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It was one of four crashes involving Summerland Express Freight vehicles on southern roads in recent months.
Summerland drivers have also been charged with careless and drugged driving relating to two other crashes this year in Otago and Canterbury, amid claims its drivers are ''pushed to the limit''.
Inquiries about the company's latest incident, which occurred near Gore at the weekend, revealed police investigated four crashes involving its trucks in just over six months.
The first happened on December 22 last year, when a Summerland truck-and-trailer unit went out of control in Pine Hill Rd as it travelled downhill, before rolling on to its side and screeching to a halt at the Great King St intersection near the Dunedin Botanic Garden. The driver was critically injured.
An investigation by the police commercial vehicle safety team found the accident was caused by the brakes on the trailer not working correctly because of a mechanical fault.
The company pleaded guilty in the Dunedin District Court last month to two counts of operating an unsafe vehicle and was fined $1800.
First Union southern region secretary Paul Watson said that fine was ''woefully inadequate'' and sent the wrong signal to the transport industry.
''It beggars belief that they could impose such a low fine.''
The union did not represent Summerland employees, but had a collective agreement with hundreds of other transport companies in New Zealand.
A pair of Summerland truck crashes at the beginning of this year, both of which occurred early in the morning, were found by police to have been caused by impaired and careless drivers rather than mechanical issues.
The first happened on January 3 on State Highway 1, south of Palmerston, when a truck and trailer crashed off the road at 3am, leaving groceries strewn across the side of the road.
The 51-year-old driver was taken to hospital with an arm injury, and was later charged with both careless driving and drugged driving.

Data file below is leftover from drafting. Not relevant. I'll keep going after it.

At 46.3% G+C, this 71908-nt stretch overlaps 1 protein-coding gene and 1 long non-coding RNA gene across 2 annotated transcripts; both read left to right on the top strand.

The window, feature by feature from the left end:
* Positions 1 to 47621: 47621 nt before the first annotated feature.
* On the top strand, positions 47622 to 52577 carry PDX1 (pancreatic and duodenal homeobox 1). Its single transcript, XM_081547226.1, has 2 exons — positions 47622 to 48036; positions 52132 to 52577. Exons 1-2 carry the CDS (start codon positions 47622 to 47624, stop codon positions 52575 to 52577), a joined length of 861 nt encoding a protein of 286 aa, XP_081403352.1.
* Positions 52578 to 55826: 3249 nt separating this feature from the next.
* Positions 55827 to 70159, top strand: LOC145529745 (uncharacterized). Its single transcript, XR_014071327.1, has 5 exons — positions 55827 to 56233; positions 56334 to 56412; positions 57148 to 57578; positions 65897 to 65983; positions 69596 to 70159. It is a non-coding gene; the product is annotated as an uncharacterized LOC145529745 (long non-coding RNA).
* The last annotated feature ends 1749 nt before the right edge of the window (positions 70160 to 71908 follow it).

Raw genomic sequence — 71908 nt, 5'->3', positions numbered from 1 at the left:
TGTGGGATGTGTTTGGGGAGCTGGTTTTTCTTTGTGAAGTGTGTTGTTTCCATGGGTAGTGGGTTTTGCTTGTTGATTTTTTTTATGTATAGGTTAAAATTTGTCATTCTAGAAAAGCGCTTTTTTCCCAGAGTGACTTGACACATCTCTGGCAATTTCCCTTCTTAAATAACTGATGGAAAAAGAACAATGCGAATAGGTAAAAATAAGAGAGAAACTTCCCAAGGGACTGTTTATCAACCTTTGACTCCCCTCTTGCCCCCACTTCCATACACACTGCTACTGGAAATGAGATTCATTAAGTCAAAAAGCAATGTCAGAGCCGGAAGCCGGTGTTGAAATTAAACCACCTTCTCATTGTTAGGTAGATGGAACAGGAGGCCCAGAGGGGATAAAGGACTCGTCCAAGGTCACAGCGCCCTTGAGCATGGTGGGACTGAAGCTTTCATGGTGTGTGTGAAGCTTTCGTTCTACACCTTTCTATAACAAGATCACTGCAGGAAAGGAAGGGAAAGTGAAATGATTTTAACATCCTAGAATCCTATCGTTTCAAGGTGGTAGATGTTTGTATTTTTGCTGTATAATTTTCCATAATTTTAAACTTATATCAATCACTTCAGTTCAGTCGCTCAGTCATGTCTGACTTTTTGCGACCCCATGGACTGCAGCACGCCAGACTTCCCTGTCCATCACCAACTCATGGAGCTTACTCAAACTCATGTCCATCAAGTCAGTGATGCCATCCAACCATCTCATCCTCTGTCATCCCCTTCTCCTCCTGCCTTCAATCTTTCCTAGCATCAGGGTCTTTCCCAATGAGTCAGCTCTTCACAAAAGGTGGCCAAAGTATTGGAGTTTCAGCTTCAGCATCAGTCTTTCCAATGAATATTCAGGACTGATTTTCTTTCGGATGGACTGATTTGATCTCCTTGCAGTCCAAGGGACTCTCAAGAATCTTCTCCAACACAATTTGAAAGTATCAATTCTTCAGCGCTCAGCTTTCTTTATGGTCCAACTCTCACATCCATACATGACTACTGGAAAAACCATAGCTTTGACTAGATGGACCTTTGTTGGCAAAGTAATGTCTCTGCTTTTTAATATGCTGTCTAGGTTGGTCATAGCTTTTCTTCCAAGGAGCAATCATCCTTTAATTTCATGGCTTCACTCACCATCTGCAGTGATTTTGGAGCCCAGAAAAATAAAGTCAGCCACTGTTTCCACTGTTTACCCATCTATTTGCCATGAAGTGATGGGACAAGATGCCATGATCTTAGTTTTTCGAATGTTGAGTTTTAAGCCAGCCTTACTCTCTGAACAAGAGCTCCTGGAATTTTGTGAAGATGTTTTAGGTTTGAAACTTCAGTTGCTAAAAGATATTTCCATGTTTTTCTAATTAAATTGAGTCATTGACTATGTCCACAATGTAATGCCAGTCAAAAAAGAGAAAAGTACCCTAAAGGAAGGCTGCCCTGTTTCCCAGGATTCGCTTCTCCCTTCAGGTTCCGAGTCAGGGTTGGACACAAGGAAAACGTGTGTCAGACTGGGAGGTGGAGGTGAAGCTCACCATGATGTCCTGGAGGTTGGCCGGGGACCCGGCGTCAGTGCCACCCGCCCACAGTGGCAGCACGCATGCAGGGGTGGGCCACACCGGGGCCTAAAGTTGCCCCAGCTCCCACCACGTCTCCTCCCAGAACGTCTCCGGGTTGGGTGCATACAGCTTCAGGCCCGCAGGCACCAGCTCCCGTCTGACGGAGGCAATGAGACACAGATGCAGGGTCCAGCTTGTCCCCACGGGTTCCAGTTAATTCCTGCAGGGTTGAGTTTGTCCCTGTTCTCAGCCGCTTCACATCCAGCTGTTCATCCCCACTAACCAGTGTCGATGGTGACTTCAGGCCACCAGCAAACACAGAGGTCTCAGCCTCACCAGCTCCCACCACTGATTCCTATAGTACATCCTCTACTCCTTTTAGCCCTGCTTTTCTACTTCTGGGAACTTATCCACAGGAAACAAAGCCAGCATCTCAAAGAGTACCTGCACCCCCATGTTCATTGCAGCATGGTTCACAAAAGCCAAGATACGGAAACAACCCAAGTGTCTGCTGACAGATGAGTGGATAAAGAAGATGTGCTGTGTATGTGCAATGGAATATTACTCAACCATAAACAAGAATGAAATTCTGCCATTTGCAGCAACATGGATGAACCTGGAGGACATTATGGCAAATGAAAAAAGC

Eight days later, another large Summerland truck rolled about 4.40am on State Highway 1, near Tinwald, south of Ashburton.
The uninjured driver was charged with careless use of a motor vehicle.
Mr Watson said these crashes ''start to raise questions about drivers' work pressure''.
He had heard anecdotal evidence about truck drivers taking illegal stimulants such as speed or methamphetamine ''because of long hours and pressure'', but said it was difficult to say for certain if drugged driving was a major issue in the trucking industry.
A source who knew several Summerland truck drivers alleged they were ''pushed to the limit'' by management.
The latest crash of a Summerland truck to trigger a police investigation happened on Sunday, on State Highway 1, between Waipahi and Gore.
A police spokeswoman said they were investigating to ''determine cause and any fault to be attributed to any party'' after the Summerland truck crashed while travelling from Invercargill to Dunedin.
Staff at Summerland's Dunedin branch referred requests for comment to general manager Grant Lowe.
He did not answer repeated calls or respond to messages left with staff at his Christchurch office.
A NZ Transport Agency spokeswoman said it was aware of the recent spate of crashes and was ''working with the company's managers to ensure that they are aware of their responsibilities''.
Associate Minister of Transport Julie Anne Genter declined to comment on whether an $1800 fine was appropriate for a company operating an unsafe vehicle that left an employee with critical injuries, but said penalties for traffic safety offences were to be reviewed.
''The Government is developing a new road safety strategy and part of this work will consider whether penalties around road safety are appropriate.''